With the month of March bringing warmer sunnier days to the slopes, the peak season of skiing is upon us. Even though skiing is an amazing way to completely enjoy the outdoors in the winter months, so are all other winter sports. Most of these are inherently dangerous activities. One should be very careful and in control when on the slopes, lest you hurt someone gravely.
Earlier in the winter season, a high school student succumbed to injuries received due to a sledding incident that occurred at the Maine ski resort. The National Ski Patrol along with the National Ski Areas Association have collaborated to develop the ‘Your Responsibility Code’ for the safety of skiers.
Some Common Winter Sports Accidents can comprise of the following:
- Falling from a chairlift
- Collisions with external objects, for instance fences, barriers, signs, trees and debris
- Collisions with other guests
- Accidents due to failure of equipment
- Accidents because of poor instructions by an expert instructor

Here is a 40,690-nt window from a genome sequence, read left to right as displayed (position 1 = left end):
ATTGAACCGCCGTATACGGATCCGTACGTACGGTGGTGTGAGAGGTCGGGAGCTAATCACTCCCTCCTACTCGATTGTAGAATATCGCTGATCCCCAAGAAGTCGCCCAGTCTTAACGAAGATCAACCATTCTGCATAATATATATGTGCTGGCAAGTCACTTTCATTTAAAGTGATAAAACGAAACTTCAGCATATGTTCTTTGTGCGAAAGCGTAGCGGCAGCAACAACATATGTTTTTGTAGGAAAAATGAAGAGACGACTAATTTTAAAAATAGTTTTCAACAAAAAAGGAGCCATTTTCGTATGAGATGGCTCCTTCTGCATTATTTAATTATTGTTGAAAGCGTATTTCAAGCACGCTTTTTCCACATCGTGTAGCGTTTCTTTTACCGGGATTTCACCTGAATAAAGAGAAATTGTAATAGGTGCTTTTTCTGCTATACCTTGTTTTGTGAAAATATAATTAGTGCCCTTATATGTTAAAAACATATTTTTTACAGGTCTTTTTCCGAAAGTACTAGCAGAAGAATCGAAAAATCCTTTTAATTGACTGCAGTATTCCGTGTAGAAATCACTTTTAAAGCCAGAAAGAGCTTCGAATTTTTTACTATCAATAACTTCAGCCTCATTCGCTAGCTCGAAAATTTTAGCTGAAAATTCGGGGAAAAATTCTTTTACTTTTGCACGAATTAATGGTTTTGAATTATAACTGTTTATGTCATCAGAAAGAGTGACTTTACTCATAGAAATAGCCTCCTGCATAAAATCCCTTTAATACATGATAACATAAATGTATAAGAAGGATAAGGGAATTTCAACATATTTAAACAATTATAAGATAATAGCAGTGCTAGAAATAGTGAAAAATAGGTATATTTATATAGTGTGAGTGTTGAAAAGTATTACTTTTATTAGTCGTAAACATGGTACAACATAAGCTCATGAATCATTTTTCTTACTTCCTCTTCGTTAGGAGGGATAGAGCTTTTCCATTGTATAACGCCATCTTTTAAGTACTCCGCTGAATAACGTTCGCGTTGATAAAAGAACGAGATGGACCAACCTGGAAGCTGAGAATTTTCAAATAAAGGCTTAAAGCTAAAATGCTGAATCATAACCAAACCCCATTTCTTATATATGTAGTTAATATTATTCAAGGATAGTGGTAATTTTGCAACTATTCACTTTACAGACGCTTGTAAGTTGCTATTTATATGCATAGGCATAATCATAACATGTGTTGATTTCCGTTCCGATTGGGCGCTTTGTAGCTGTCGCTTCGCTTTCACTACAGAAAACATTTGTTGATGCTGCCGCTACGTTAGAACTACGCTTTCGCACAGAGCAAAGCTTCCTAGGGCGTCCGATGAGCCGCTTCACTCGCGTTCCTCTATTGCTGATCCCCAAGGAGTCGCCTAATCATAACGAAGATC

Here is What the Law States about the Winter Sports Accidents:
The very first issue which victims of winter sports injuries might come across is what might be known as the “assumption of risk” principle. According to this principle, winter sports such as skiing and snowboarding have a serious risk of injuries to all the participants. Moving in a fast pace down the slippery hillside leads to a greater chance of injury irrespective of the circumstances.
On the other hand, the “assumption of risk” does not necessarily account for all the unknown factors or the numerous factors out of the norm. For example, a winter sport participant might have an idea that the resort is going to have numerous other guests who might have to be avoided when you ski down the slope. Nevertheless, they are not going to have any idea that a kid is going to sit down in the middle of the slope, leading to an unavoidable obstacle constituting grave injuries.
In this hypothetical example, parents of the child could be possibly held accountable for their neglectful behavior in jeopardizing a fellow guest. In other situations, the resort itself lets exposed rocks and/or roots lie along what ought to be a well maintained slope, leading to uncommon risks which the injury victim might not have been able to predict or assumed to be there.
For more information or to schedule a free consultation, contact us online or call (847) 395-2200 to speak with an experienced professional on this topic.